The problem is, even though hovering over a tool tip will show the break down in numbers, it is not really clear in the slightest just how much something will actually boost anything. For example, a building might say 'flat +20 boost,' but boost sustainably higher than that. Likewise, something might say '+1 per population,' which having only six guys on the planet seems like a bad investment, but it gets rolled into some crazy calculation that ends up giving a huge bonus. Rapidly it turns into "well this boosts production, I don't know by how much, but I'll build it anyway." This is a problem, because the more stuff "just happens," the less strategy becomes part of it all. Far too often it feels like building a structure because you "should," but having no clue the magnitude of what this actually means.

Screenshot for Interstellar Space: Genesis on PC

In a weird way research feels like an opposite problem. In MoO2 any research felt like a huge deal, and just as the game rolled on, it felt like the colonies were in fact becoming more advanced with gravity generators, holo theatres, missile defences and so on. In this you just kind of rip through the research, and never truly feel the advancement. To their credit, the passive bonuses that unlock in research are welcome, and make a lot of sense, but this feeling of a lack of progression is hard to get around. Given that you can research everything, and no choices get left behind, it raises an interesting question (to wax philosophical for a moment) if having more things makes us less happy.

One idea that this game deserves praise for is its take on exploration, which normally means a scout ship is sent out, and about 1/10 of the way through the game the exploring is done forever. In this there is a special screen that every few turns the player can scan a sector of space with a small chance of finding a new special star or happening. It doesn't really make sense, but it is great fun to suddenly find a really nice star system right next door to the home world. Hopefully this gets expanded some, as it is one of the strong points of the experience.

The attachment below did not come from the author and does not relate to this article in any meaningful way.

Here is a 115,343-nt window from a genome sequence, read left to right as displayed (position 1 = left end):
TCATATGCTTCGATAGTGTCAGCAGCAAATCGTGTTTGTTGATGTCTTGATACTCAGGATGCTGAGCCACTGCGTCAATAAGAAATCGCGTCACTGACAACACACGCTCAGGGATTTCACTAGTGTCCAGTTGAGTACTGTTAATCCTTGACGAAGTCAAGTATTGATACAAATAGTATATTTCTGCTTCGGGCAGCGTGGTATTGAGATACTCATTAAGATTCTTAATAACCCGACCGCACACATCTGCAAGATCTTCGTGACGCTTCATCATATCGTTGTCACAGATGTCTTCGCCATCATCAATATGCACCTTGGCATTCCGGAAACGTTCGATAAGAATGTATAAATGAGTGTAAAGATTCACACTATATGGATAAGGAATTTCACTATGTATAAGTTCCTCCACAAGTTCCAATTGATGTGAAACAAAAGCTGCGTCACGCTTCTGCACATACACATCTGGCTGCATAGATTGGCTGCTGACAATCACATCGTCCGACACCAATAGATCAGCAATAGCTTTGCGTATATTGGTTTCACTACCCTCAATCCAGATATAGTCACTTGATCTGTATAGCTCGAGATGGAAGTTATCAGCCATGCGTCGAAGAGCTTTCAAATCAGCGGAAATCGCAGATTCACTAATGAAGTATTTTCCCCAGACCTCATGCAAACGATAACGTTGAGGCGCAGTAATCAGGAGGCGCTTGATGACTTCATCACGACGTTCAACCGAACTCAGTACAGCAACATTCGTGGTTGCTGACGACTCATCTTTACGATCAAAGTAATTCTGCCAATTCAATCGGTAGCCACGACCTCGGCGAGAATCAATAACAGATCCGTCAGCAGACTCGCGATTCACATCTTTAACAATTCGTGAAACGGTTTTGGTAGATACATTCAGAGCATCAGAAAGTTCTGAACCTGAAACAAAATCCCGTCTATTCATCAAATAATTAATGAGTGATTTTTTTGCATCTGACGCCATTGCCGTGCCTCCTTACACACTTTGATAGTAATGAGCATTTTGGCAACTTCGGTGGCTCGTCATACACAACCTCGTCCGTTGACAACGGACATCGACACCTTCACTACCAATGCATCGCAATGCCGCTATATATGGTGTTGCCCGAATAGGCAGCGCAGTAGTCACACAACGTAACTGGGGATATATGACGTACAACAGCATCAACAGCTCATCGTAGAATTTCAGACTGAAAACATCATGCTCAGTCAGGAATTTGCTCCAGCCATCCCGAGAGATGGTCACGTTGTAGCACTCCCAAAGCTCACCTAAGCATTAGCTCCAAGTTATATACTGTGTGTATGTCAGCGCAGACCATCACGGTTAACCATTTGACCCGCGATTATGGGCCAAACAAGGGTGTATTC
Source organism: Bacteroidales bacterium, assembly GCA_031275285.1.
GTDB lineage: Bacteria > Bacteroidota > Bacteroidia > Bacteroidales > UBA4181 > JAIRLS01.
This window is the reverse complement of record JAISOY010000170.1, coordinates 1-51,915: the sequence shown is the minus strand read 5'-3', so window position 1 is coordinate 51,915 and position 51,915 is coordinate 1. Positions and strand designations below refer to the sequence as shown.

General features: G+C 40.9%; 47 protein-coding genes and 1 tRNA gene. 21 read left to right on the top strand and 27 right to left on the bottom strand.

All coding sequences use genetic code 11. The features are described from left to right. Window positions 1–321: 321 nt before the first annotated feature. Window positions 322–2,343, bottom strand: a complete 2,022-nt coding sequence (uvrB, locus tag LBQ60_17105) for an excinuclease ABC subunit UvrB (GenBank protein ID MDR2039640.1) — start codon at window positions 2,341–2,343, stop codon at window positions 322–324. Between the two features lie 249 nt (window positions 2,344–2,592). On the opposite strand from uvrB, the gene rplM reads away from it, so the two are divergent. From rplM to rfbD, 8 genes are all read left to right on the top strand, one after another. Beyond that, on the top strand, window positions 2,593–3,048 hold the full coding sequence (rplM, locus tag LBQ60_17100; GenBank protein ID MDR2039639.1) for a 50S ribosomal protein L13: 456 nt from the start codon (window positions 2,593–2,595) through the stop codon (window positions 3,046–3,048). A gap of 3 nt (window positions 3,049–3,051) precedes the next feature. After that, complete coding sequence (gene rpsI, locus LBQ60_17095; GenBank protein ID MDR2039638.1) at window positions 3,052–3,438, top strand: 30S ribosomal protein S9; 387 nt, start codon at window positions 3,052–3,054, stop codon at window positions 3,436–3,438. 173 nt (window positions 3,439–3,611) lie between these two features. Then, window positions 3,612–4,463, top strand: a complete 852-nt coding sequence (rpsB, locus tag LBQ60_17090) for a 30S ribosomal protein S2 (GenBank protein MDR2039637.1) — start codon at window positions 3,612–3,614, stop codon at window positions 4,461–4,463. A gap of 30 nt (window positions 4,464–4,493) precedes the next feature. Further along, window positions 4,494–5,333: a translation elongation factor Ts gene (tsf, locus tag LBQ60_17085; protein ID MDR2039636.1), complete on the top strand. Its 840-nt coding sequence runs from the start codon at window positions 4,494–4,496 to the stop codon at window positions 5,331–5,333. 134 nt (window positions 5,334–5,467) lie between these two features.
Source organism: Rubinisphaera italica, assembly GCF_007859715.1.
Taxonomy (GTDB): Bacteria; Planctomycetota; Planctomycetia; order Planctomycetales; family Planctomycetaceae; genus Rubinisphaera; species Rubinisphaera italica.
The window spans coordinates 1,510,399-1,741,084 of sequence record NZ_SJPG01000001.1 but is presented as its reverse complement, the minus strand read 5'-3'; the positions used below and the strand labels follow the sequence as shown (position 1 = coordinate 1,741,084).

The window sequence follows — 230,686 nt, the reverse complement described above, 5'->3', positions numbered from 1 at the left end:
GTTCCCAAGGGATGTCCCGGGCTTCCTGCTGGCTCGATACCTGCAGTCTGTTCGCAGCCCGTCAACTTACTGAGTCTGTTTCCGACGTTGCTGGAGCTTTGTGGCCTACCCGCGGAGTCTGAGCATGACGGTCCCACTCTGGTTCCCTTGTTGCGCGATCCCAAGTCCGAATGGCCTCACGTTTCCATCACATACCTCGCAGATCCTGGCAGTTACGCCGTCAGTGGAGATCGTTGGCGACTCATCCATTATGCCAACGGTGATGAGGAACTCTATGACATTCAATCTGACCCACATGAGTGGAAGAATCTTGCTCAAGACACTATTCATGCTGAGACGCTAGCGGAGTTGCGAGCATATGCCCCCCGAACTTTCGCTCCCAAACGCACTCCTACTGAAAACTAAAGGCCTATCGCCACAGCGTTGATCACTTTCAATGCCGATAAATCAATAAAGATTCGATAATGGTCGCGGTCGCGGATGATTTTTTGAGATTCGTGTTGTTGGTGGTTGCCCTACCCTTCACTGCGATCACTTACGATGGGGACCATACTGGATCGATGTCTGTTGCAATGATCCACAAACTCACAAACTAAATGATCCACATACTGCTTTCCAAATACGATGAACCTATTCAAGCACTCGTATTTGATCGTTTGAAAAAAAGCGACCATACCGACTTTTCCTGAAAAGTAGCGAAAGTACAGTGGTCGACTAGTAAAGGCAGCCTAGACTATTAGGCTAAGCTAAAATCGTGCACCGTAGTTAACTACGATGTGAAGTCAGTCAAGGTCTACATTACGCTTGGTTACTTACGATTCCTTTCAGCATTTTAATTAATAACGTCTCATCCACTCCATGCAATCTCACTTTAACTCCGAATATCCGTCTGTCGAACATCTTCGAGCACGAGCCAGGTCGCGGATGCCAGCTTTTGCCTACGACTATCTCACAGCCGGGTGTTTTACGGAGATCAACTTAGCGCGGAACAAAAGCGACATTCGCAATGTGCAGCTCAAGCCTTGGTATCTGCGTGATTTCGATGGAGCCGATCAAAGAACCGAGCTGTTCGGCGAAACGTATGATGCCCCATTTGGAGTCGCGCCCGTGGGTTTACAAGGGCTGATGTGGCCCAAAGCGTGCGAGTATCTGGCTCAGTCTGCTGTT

Screenshot for Interstellar Space: Genesis on PC

Something that hurts this is that the UI still needs some work. Far too often various text boxes spill off the screen, things become un-clickable, or the game freezes in some half command that never gets executed. The terraforming comes to mind too, where in a few games in, it is still confusing which of the buttons does what, and when can it even be used as far as the planetary terraforming/condition improvement goes. The terraforming and planetary conditions are a great idea, but as stated even having played a while it is not clear at all when something can be built, or what two tabs in this section actually do.